We seem to have run out of road on the ‘road to SEMA’. What you have when Sunday night ends is what goes to Las Vegas; there just isn’t any time left.
When people ask, ‘Why does everyone rush at the last minute to finish their SEMA Show builds?’, I can only imagine they’ve never built a car to deadline before. There are so many moving parts in a build and, with many of the builds heavily sponsored by a variety of companies, many things are entirely out of the builder’s control. With multiple builds taking place simultaneously, the effects of this are exponentially compounded. The last weeks, days and hours leading up to SEMA are positively stuffed full of hard work.
Sure, in years past I would cast judgement on the cars that end up on the SEMA floor – as I should. Missing hardware, atrocious panel gaps, wheel sizing gone awry, and any number of other blatant flaws can always be found if that’s what you’re seeking. And I’ll undoubtedly notice some of these things again. But this year when I see this sort of thing I’ll know that, for the most part, there’s a story full of monumental effort behind it.
This, more than anything else, was what I saw on Sunday night: hard work and endurance.
Stopping by StreetFighter LA‘s workshop in El Monte, I found that it’s conveniently located across from LTMW. Both workshops were in all-out battle mode to iron out any kinks in their final batch of SEMA builds.
While I was here to grab photos of a car I can’t share yet, there was plenty going on which I can.
Dylan Coleman of StreetFighter LA has three cars on show in Las Vegas this year, including one that’s already been five times. It’s a build that continues to evolve, and this year it’ll actually be getting driven at the show. But before sending the RB-swapped BMW E36 out to Vegas, Dylan had to put the hammer down one last time in California.
It was definitely a good choice on his part.
It’s so awesome the see this thing evolve from a show car into a drift car, and Dylan says he’s taking what he learned on this build and applying it to his next one. This ‘next one’ is slated for the Toyo Treadpass, so I’ll bring you a spotlight as soon as it’s been unveiled at the show.The Clock Is Ticking…
Before the sun went down I hopped across to LTMW to see how Long Tran and his team were getting on. I was blown away by the sheer number of cars being worked on simultaneously.
Throughout the night, cars were pulled in, pulled out, detailed, had stickers laid down, and so on. Any finish work you can imagine was happening in full swing.
But the best thing is when you actually hear a SEMA car starting up. Cars are supposed to be driven, right?
And check out the Old & New kit on this Porsche 996, permanently doing away with those horrendous ‘runny egg’ front headlights. I do love me a good slant nose, and at this point LTMW had already shipped a couple others over that I’ll have to find in Las Vegas while I’m there.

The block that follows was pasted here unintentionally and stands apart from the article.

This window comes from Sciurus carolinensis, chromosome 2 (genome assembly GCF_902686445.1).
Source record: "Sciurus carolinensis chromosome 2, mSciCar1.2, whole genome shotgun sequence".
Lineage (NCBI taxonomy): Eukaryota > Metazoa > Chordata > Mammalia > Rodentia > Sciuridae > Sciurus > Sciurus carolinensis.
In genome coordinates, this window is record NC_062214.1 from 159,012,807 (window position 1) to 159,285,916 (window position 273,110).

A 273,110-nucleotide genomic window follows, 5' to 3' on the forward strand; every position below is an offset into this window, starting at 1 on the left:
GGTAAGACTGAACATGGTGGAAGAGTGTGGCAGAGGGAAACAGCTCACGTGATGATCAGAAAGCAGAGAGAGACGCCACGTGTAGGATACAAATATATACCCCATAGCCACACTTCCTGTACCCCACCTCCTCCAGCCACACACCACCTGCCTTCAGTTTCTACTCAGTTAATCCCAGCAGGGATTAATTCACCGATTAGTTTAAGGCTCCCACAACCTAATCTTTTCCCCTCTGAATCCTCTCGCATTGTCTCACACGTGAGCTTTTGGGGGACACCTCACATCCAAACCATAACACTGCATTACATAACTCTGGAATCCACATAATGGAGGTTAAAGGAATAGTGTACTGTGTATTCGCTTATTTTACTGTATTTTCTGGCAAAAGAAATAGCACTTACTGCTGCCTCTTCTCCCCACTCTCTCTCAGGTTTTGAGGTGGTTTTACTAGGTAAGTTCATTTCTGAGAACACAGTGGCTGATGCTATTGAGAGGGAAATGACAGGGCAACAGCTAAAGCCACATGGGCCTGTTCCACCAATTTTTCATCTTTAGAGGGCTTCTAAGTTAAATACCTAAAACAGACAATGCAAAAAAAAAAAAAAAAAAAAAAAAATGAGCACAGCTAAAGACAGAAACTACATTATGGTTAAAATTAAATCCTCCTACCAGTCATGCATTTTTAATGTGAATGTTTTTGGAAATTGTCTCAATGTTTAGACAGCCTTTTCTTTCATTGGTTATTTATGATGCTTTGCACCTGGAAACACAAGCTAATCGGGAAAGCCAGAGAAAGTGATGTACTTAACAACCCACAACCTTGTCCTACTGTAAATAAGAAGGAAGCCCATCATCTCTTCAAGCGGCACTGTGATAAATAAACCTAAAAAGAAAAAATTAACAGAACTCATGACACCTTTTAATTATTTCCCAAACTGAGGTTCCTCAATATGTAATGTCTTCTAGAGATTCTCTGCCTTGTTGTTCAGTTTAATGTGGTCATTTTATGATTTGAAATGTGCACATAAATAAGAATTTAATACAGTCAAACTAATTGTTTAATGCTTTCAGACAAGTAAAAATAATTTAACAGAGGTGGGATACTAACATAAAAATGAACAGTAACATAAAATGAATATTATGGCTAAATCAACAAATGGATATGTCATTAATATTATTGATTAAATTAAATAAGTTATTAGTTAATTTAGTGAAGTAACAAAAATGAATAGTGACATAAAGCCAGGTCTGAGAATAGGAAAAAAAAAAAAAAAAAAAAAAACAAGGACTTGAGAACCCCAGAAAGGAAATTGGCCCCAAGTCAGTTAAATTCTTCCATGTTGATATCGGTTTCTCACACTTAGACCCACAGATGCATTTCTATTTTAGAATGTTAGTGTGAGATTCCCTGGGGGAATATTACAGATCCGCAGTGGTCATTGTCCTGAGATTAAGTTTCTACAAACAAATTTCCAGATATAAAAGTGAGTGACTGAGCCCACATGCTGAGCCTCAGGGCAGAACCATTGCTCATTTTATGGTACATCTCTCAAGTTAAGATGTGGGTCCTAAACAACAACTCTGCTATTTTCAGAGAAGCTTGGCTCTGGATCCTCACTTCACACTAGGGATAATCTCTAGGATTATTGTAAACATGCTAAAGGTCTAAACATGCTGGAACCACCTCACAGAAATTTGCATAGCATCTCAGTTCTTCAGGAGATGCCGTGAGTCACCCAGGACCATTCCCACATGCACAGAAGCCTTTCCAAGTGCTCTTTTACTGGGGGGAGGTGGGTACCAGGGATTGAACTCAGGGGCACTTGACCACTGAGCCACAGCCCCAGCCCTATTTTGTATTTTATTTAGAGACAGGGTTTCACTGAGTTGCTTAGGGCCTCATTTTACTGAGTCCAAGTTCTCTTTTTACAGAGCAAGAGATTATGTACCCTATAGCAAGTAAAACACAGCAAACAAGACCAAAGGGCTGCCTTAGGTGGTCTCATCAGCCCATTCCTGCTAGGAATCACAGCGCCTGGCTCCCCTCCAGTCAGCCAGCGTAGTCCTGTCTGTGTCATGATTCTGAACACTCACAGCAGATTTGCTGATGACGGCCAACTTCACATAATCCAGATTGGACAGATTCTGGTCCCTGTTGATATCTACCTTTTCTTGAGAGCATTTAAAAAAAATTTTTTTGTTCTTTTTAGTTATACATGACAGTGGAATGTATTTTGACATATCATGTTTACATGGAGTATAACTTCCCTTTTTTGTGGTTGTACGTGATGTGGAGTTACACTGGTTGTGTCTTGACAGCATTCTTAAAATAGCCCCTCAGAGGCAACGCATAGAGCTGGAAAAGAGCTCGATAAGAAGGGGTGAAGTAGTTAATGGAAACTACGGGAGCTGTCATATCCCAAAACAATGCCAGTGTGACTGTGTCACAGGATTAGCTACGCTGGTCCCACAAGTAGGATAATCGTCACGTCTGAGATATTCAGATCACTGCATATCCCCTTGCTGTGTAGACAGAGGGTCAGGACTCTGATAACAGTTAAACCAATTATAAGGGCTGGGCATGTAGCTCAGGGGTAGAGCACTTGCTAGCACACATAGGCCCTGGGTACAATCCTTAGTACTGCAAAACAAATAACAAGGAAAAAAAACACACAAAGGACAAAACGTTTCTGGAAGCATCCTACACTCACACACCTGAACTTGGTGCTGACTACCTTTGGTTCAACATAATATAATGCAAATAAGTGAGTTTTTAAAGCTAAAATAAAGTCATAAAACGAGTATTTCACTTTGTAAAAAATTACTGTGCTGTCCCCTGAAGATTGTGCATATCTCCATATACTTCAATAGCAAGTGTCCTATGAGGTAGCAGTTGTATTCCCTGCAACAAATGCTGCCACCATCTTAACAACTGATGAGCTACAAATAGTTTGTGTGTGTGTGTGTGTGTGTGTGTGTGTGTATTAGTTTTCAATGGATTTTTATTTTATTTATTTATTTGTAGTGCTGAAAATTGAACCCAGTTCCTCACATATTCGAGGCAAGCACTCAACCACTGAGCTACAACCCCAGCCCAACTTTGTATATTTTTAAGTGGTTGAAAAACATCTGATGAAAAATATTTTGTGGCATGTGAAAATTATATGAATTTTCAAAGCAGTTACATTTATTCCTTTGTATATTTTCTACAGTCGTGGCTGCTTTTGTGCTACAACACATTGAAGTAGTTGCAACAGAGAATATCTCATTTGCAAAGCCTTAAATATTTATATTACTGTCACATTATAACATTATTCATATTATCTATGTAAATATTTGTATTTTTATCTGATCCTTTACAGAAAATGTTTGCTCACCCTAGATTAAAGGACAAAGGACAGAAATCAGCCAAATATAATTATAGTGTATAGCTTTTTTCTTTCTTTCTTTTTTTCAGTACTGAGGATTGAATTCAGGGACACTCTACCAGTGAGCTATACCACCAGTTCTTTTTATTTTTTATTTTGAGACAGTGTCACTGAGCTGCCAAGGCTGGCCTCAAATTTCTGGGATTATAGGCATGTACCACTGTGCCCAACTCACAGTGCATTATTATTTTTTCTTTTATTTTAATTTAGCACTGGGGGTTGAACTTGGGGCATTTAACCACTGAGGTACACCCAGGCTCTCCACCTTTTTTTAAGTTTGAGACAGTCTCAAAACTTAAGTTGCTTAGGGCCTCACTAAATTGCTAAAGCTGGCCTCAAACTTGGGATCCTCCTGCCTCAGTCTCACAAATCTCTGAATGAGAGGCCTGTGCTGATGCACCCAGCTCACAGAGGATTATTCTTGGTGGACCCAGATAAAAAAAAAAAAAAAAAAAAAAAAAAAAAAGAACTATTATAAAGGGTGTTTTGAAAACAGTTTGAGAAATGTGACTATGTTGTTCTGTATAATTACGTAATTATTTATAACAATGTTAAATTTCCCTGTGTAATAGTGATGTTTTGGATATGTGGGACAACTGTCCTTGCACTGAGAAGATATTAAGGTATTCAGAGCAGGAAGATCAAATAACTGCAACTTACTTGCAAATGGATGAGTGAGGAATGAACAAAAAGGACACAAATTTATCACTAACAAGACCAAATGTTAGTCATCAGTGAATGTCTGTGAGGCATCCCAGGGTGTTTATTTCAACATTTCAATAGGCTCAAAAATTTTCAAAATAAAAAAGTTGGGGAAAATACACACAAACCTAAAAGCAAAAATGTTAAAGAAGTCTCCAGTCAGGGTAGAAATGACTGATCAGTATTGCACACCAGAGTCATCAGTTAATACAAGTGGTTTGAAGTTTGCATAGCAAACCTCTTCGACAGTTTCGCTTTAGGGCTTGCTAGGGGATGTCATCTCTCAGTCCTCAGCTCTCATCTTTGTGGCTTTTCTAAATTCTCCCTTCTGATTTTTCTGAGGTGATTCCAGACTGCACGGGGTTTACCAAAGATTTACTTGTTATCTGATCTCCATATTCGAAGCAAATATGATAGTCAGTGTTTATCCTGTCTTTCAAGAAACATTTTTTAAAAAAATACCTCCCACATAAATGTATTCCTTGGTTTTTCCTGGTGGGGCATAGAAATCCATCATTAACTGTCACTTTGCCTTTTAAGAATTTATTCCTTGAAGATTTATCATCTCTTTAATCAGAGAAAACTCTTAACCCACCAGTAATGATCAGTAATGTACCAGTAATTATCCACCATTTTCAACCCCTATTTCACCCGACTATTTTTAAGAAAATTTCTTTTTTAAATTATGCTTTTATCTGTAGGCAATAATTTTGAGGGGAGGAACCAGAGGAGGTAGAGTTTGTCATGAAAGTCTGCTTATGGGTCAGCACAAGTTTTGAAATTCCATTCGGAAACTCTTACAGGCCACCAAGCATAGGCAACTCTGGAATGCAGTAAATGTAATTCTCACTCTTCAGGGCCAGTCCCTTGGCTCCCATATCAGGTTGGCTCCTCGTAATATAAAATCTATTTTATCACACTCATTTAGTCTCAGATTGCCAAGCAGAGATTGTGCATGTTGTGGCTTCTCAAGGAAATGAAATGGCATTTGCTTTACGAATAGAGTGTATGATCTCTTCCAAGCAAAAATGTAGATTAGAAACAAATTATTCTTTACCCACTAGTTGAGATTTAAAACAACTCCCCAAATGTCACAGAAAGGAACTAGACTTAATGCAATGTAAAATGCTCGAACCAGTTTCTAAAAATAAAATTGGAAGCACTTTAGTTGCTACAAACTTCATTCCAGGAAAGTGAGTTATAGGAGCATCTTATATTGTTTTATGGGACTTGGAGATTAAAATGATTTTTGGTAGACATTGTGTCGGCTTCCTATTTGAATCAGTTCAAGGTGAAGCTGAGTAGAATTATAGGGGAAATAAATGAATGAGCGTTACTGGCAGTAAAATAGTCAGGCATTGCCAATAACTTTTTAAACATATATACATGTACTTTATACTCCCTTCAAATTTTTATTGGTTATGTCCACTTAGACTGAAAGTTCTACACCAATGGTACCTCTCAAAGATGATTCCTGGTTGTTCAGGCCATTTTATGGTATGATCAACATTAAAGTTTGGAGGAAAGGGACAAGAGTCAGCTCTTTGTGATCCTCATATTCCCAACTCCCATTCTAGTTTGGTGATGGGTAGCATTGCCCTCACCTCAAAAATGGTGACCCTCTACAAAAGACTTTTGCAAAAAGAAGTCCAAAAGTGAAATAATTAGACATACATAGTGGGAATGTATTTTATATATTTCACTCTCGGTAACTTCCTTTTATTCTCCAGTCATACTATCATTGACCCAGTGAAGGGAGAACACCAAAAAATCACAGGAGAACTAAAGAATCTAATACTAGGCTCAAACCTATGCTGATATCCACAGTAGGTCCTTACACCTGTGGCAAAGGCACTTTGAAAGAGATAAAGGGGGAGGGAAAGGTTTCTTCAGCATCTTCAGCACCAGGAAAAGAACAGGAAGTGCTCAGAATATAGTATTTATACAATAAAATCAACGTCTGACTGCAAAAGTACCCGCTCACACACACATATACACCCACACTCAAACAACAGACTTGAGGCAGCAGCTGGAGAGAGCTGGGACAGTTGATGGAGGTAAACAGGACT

Long said that over this last week he and his crew have pulled multiple 20-hour-long work days, this being the final one.
With the lot between the two workshops nice and spacious, this was the drop-off spot for a number of builds from the area. And taking a wander around, I found SEMA builds parked up next to projects which – I can only imagine – have been completely ignored this week.After Midnight
As night fell, more cars arrived at LTMW to head out to SEMA.
Don’t worry, this BMW i8 was already finished and fresh off a photoshop for Impressive Wraps where the vinyl work had been done. The other Liberty Walk i8 was catching up in the shop, as you can see above.
Back in the StreetFighter LA workshop, my wife and I put the finishing touches on the Rotiform x Race Service story. That event had only happened two evening’s prior, but the time spent at Race Service relaxing and checking out Ornamental Conifer’s work at the Rotiform party seemed at least a week ago. I can only imagine everyone wrenching away felt the same as I did, running this way and that to clean things up and finally, finally be done with SEMA prep.
But the clock was ticking, and there was no letting up.
Haulers continued showing up, anxiously waiting to be filled as both workshops scrambled to get their cars in transportable shape without cutting any corners. While there would be a bit of time on Monday to continue prep on the show floor, the amount of work you can do inside the Las Vegas Convention Center is pretty limited.
Tonight was the night.
It wasn’t until after midnight that StreetFighter LA had their Porsche ready to be shipped out and, with pressure on from the truck drivers, I was gifted all of 10 minutes to shoot it as other cars were moved around.
With sleep calling our names, Sara and I finally called it a night as the two workshops continued working away on what was left, not missing a beat.
Monday rolled around, and as I type this I’m 35,000 feet in the air staring down at a desolate desert landscape. Coincidentally, as Speedhunting luck would have it, I ended up on the same flight as the StreetFighter LA crew. Dylan’s dad, Lee, was catching up on some magazine features, and Dylan told us he didn’t make it home until 4:30am. As such, he opted to use the short flight to catch up on some well-deserved rest. I really am not sure what’s happening in the seats next to him, though…
Anyhow, the captain’s just come on to say we’re starting our descent into Las Vegas, so I suppose this is, quite literally, the end of the road to SEMA 2018. Now the actual event begins.